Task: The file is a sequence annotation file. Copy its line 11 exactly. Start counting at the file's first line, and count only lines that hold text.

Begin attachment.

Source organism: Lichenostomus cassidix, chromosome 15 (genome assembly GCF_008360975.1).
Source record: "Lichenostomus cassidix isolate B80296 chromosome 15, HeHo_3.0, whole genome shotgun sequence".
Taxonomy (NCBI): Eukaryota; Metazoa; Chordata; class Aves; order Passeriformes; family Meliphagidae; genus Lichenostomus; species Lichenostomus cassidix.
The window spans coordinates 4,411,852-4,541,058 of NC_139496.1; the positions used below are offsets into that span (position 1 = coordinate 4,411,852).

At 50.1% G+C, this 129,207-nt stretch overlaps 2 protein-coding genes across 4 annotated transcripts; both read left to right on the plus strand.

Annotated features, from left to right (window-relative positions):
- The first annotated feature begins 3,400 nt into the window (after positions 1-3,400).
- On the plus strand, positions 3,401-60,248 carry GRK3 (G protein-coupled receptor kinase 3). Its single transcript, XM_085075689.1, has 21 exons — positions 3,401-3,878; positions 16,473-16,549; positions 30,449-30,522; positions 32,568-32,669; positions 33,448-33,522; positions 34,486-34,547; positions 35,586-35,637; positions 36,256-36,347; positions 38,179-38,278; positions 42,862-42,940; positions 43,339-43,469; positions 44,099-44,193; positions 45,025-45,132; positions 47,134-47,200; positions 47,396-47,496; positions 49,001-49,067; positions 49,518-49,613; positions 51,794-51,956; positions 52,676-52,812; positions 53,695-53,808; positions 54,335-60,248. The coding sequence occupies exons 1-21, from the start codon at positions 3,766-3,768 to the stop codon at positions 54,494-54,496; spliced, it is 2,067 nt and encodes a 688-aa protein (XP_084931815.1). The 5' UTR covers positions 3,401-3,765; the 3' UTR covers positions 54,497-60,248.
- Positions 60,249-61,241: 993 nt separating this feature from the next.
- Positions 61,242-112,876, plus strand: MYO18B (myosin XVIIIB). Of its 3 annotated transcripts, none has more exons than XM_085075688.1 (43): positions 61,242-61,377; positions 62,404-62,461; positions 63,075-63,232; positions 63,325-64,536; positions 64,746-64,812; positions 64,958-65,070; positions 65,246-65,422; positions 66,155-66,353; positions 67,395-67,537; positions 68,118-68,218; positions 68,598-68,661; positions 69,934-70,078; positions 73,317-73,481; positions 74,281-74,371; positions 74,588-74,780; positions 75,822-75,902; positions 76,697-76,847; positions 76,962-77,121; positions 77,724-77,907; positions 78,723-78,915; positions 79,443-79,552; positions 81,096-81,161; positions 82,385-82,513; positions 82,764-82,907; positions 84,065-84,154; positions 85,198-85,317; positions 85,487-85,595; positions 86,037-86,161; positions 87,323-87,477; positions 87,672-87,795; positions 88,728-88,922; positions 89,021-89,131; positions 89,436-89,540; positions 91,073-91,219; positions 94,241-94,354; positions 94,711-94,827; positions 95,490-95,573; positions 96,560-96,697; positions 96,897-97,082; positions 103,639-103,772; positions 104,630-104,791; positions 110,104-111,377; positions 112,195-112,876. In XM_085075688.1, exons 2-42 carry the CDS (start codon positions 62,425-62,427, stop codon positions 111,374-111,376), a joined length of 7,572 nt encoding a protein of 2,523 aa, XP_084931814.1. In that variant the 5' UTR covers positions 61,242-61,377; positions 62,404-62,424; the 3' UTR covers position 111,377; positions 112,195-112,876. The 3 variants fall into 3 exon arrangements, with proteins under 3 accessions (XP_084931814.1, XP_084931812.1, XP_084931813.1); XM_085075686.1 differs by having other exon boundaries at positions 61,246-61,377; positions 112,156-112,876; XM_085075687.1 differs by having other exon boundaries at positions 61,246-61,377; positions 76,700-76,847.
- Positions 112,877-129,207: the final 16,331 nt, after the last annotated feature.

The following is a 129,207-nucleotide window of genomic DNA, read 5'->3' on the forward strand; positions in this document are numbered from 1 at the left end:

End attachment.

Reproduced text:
- Positions 112,877-129,207: the final 16,331 nt, after the last annotated feature.